London, United Kingdom – Can London’s police force ever recover public trust?
The Metropolitan Police Force’s Commissioner, Sir Mark Rowley, is certainly banking on the expectation that it can.
Many would say it’s an almost insurmountable task. But the alternative is unthinkable.
The force is the first port of call for law enforcement and prevention of crime in the United Kingdom’s capital – with unique responsibilities and challenges.
But a series of revelations of criminals within its ranks has badly damaged its reputation and called attention to its shocking failures of accountability.
The case of serial rapist and former Met Police officer David Carrick highlights how broken the system is in addressing the very serious issues of misogyny, corruption and police conduct within the force.
Carrick had carried out dozens of rapes and sexual offences against 12 women across two decades, yet despite repeated warnings over his conduct, the force’s vetting and misconduct process was shown to have been woefully inadequate.
The same could be said of Wayne Couzens, the police officer who kidnapped, raped and murdered Sarah Everard as she was walking home.
He, too, had been investigated over an allegation of indecent exposure six years beforehand while working for the Civil Nuclear Constabulary, yet no further action was taken and he was able to continue as an officer. He joined the Met Police and went on to work for the Parliamentary and Diplomatic Protection branch.
‘The police are sexist and misogynist’
Trust in London’s police force is at an historic low.
“It’s shockingly bad and pervasive,” says Harriet Wistrich, a lawyer and co-founder of the Centre for Women’s Justice.
“The Met have said they’re looking into about 800 to 1,000 officers who have had allegations against them for domestic abuse and sexual misconduct.”
But these complaints are not new; for years, the force has been accused of being replete with the worst forms of racism and misogyny.
“The experience of Black women and the police force has dated back much further than the last few years,” says Rahila Gupta of Southall Black Sisters, a human rights organisation advocating for Asian, African and Caribbean women who are victims of domestic violence.
“I think recently white women have woken up to the fact that the police are sexist and misogynist,” Gupta says.
“I don’t know why it’s taken so long because we’ve had that experience right from the beginning and it’s always been very difficult for us as a domestic violence agency to make that leap to go to the police for assistance because we know how they have behaved with the men in our community and also how they behave when they turn up to an incident of domestic violence.”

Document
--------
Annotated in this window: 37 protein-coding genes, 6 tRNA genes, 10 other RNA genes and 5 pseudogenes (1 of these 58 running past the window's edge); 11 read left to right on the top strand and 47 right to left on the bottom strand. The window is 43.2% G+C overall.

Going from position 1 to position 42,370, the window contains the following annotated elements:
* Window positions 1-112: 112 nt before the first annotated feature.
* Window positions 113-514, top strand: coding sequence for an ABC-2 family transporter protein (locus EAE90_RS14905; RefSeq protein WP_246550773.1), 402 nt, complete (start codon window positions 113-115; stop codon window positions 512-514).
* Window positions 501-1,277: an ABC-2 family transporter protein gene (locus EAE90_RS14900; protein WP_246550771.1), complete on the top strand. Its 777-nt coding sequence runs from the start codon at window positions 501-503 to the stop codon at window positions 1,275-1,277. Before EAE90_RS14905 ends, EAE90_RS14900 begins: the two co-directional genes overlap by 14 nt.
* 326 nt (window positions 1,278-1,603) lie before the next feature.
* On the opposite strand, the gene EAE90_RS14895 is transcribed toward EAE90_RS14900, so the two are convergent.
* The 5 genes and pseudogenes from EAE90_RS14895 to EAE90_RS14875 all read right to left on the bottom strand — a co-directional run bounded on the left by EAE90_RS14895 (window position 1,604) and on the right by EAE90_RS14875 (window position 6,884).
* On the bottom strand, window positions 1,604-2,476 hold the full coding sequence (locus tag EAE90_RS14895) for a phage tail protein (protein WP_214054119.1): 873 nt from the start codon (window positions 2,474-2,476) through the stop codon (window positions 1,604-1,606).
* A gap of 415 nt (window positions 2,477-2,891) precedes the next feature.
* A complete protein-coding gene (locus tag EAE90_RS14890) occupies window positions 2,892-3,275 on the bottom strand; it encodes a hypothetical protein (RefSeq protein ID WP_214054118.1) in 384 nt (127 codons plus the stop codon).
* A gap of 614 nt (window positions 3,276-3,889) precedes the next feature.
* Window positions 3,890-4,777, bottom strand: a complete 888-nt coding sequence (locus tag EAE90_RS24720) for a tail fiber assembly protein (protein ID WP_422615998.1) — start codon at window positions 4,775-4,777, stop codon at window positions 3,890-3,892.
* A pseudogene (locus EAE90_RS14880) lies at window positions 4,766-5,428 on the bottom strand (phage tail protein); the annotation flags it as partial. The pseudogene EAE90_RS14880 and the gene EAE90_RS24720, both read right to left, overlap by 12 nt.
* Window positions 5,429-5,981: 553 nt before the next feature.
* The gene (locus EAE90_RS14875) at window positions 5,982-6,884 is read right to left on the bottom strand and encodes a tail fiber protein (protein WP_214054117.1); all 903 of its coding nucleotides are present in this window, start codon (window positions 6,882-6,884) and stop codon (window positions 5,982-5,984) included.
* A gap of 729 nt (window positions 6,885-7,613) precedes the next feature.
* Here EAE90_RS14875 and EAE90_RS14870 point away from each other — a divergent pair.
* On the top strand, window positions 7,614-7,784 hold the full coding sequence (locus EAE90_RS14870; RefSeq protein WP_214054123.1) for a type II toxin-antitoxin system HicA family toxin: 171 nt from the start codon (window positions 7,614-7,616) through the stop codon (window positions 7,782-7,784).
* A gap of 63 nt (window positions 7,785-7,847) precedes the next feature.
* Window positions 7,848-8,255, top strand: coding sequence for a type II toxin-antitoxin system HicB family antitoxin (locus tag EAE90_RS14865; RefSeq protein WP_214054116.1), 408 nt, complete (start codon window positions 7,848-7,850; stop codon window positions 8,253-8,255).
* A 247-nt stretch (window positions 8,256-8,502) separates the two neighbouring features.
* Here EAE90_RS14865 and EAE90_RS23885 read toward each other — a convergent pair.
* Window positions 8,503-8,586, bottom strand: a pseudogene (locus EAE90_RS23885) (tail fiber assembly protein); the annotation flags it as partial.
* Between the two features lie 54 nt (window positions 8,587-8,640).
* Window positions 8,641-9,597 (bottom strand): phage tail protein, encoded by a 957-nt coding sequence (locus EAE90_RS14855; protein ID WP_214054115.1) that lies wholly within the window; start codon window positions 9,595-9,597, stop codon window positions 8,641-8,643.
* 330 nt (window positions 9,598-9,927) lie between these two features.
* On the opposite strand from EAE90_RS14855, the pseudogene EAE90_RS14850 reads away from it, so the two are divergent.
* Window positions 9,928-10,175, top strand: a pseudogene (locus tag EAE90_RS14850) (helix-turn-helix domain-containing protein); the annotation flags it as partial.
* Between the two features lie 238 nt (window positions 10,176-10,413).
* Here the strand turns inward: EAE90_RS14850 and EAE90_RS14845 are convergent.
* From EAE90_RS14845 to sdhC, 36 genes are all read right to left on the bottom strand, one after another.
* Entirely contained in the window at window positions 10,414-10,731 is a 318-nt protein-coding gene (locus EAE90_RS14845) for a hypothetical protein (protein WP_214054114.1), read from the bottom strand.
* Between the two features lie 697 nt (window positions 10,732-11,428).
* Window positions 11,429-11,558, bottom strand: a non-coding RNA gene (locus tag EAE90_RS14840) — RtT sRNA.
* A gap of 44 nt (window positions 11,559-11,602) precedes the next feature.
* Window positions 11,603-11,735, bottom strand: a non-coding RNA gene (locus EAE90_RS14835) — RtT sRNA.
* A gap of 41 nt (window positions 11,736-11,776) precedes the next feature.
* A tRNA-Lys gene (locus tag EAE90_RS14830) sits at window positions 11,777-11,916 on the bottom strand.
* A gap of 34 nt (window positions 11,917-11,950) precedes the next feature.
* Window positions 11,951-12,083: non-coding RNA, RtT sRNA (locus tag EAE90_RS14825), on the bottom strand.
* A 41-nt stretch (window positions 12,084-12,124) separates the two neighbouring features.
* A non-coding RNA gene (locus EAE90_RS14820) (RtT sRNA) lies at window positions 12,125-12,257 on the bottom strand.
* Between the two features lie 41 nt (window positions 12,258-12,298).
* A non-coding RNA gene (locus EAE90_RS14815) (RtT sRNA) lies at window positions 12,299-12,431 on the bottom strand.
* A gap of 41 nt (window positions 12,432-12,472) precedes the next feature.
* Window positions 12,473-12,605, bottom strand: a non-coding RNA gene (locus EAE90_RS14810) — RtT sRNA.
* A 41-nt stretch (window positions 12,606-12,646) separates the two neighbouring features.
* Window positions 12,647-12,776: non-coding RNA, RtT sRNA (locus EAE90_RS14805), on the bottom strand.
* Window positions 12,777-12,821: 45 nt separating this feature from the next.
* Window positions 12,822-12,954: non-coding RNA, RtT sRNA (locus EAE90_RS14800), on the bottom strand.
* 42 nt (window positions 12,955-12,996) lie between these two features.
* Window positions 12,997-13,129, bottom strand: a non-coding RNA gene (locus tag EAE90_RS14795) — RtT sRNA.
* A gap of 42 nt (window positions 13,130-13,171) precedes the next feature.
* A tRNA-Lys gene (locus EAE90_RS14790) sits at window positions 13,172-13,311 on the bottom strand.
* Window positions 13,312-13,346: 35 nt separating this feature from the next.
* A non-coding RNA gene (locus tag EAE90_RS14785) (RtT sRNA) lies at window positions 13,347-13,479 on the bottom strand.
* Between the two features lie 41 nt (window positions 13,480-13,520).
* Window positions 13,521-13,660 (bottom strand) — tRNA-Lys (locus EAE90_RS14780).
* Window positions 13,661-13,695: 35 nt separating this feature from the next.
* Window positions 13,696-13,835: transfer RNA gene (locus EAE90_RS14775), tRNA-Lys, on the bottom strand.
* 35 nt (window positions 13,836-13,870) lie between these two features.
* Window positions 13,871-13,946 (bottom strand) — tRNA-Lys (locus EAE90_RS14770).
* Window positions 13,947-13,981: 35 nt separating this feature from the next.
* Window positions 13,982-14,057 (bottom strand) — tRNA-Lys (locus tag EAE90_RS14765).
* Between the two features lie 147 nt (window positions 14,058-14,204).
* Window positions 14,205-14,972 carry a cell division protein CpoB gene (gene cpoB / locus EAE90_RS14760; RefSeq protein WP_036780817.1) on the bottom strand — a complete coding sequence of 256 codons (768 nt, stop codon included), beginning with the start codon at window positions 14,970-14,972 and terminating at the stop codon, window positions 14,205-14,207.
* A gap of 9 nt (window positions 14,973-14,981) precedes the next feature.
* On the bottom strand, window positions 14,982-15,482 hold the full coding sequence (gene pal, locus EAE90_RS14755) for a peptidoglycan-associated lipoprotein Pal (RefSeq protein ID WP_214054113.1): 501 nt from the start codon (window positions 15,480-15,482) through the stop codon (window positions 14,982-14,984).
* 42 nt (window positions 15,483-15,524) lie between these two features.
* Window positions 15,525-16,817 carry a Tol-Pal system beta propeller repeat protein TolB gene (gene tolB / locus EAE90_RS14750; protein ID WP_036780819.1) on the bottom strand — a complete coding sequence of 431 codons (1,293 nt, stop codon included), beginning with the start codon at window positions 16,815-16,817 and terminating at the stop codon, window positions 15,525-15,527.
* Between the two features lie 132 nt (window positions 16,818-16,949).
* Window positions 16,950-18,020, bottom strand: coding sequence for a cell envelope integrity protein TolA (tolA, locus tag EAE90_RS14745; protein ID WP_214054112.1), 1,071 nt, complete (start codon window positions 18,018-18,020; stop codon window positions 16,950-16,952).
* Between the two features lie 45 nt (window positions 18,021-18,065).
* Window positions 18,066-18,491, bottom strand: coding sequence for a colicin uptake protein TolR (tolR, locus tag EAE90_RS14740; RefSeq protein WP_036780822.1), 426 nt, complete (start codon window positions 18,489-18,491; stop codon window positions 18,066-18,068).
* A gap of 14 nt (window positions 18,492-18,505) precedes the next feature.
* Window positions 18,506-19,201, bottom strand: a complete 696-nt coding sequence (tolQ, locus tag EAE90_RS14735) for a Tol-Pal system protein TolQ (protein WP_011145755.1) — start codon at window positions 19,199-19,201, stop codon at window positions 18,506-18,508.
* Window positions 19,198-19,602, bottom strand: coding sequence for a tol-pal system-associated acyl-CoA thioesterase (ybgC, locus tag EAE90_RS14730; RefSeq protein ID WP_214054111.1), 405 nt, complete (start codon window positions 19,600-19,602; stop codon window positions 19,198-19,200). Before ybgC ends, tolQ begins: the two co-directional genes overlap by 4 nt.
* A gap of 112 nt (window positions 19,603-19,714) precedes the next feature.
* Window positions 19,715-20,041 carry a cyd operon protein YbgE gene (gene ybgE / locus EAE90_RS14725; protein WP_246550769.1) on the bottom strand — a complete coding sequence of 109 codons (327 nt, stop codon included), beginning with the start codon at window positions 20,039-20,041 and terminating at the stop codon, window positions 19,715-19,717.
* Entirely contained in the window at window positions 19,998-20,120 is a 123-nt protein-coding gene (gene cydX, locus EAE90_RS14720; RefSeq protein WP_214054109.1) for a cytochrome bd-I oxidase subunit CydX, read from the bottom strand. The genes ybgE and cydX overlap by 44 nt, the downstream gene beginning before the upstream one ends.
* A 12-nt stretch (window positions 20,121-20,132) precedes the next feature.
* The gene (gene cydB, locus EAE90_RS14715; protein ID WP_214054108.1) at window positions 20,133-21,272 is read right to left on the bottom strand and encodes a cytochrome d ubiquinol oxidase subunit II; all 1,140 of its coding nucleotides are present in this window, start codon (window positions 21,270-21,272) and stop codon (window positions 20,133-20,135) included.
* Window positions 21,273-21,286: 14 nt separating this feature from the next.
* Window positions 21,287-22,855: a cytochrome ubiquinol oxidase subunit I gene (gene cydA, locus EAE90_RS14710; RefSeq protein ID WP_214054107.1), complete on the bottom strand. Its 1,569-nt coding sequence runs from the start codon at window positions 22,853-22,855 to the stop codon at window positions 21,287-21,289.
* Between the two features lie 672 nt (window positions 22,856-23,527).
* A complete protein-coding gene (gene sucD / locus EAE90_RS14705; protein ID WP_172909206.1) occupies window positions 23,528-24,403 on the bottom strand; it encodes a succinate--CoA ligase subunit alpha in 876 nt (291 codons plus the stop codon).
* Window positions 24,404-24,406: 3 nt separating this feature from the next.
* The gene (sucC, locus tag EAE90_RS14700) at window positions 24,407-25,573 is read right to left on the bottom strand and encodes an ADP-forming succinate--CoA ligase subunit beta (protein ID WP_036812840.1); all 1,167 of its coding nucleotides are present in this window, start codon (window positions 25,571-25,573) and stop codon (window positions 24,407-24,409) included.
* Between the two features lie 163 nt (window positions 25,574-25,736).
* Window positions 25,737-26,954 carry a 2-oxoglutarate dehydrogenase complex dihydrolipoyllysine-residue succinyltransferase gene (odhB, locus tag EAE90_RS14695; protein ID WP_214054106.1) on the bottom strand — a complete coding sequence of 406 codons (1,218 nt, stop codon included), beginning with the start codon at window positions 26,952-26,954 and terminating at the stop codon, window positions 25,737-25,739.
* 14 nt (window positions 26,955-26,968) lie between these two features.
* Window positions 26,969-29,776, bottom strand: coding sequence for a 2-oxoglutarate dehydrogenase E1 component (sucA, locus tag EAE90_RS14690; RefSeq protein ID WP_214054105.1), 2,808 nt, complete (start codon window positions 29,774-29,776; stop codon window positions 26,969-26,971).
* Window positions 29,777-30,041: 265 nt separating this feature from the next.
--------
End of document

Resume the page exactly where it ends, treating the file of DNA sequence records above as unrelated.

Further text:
Sapah Jama is one such woman who sought help from Southall Black Sisters for her situation.
A British citizen from a Somali background, she had been repeatedly raped and abused by her uncle.
When she finally plucked up the courage to report him to the police, the response, she said, was one of disbelief.
“I wanted them to see the fresh marks I had on my body I said to her [the police officer], ‘This is what he last did to me, he burnt my back, I want you to know what he did to me’,” she pleaded to the officer.
“She said, ‘How do I know he did it?’. That was very sad for me, it crushed my fantasies I had about the police.”
Sapah broke down recounting the experience, which she says she was forced to do in an open area at the police station. At no point, Sapah said, was she offered a secluded space to report the highly sensitive details of the abuse she suffered.
What made it more painful for her was that the police officer she had gone to was an Asian woman.
Instead of understanding and sensitivity, she faced doubt and scepticism.
‘We have lost confidence’
In addition to this, refugee and migrant women who have suffered domestic abuse often find themselves stuck. Some say police will first look into their immigration status ahead of dealing with their abuser, if at all.
They may find themselves being arrested for breaching immigration regulations if their paperwork is not up to date.
“We need them for protection” says Gupta, “[but] we have lost confidence in them because of the dismissive, misogynist and racist ways they have dealt with women. It’s really a problem because women are then reluctant to call them when they need them.”
The current slew of failures and revelations of corruption have forced the Met to confront its own legacy.
The Met’s commissioner has launched a two-year “Turnaround Plan” aimed at revising standards and an inquiry has been set up to look into failures within the force.
Women’s organisations say more needs to be done to clean up the Met’s culture of impunity and appropriately deal with officers who have engaged in criminal behaviour.
“We think there should be a separate police force and there should be reciprocal agreements with neighbouring forces automatically when allegations like this are made,” says Wistrich, “and there need to be much better protection for whistle-blowers”
In the UK, policing is done with the public’s consent – and trust.
That trust, however, has been found to be lacking, in particular by society’s most vulnerable.
It will take an enormous effort and a serious redressing of its vetting process, too, to reassure people that it is a force to be trusted.